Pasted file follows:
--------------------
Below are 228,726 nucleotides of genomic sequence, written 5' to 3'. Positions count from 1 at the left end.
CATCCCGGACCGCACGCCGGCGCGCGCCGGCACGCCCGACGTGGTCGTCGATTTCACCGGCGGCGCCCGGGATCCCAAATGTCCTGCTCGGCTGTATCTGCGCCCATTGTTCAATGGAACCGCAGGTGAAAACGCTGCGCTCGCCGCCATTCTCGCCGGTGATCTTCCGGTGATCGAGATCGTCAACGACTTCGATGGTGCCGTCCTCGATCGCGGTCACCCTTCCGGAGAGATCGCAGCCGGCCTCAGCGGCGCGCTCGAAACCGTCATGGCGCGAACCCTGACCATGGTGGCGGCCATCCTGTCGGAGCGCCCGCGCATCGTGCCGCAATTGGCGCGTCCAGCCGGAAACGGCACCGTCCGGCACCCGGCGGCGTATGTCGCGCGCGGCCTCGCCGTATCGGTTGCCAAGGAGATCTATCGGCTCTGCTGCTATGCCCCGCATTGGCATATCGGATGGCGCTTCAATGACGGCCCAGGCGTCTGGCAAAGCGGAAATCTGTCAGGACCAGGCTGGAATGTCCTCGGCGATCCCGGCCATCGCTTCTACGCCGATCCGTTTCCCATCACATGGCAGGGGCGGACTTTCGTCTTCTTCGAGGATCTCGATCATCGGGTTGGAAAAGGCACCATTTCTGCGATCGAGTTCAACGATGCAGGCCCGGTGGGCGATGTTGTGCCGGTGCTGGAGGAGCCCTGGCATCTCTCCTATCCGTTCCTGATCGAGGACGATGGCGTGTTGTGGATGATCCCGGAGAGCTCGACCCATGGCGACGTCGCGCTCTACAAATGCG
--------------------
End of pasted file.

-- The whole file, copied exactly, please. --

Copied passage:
Below are 228,726 nucleotides of genomic sequence, written 5' to 3'. Positions count from 1 at the left end.
CATCCCGGACCGCACGCCGGCGCGCGCCGGCACGCCCGACGTGGTCGTCGATTTCACCGGCGGCGCCCGGGATCCCAAATGTCCTGCTCGGCTGTATCTGCGCCCATTGTTCAATGGAACCGCAGGTGAAAACGCTGCGCTCGCCGCCATTCTCGCCGGTGATCTTCCGGTGATCGAGATCGTCAACGACTTCGATGGTGCCGTCCTCGATCGCGGTCACCCTTCCGGAGAGATCGCAGCCGGCCTCAGCGGCGCGCTCGAAACCGTCATGGCGCGAACCCTGACCATGGTGGCGGCCATCCTGTCGGAGCGCCCGCGCATCGTGCCGCAATTGGCGCGTCCAGCCGGAAACGGCACCGTCCGGCACCCGGCGGCGTATGTCGCGCGCGGCCTCGCCGTATCGGTTGCCAAGGAGATCTATCGGCTCTGCTGCTATGCCCCGCATTGGCATATCGGATGGCGCTTCAATGACGGCCCAGGCGTCTGGCAAAGCGGAAATCTGTCAGGACCAGGCTGGAATGTCCTCGGCGATCCCGGCCATCGCTTCTACGCCGATCCGTTTCCCATCACATGGCAGGGGCGGACTTTCGTCTTCTTCGAGGATCTCGATCATCGGGTTGGAAAAGGCACCATTTCTGCGATCGAGTTCAACGATGCAGGCCCGGTGGGCGATGTTGTGCCGGTGCTGGAGGAGCCCTGGCATCTCTCCTATCCGTTCCTGATCGAGGACGATGGCGTGTTGTGGATGATCCCGGAGAGCTCGACCCATGGCGACGTCGCGCTCTACAAATGCG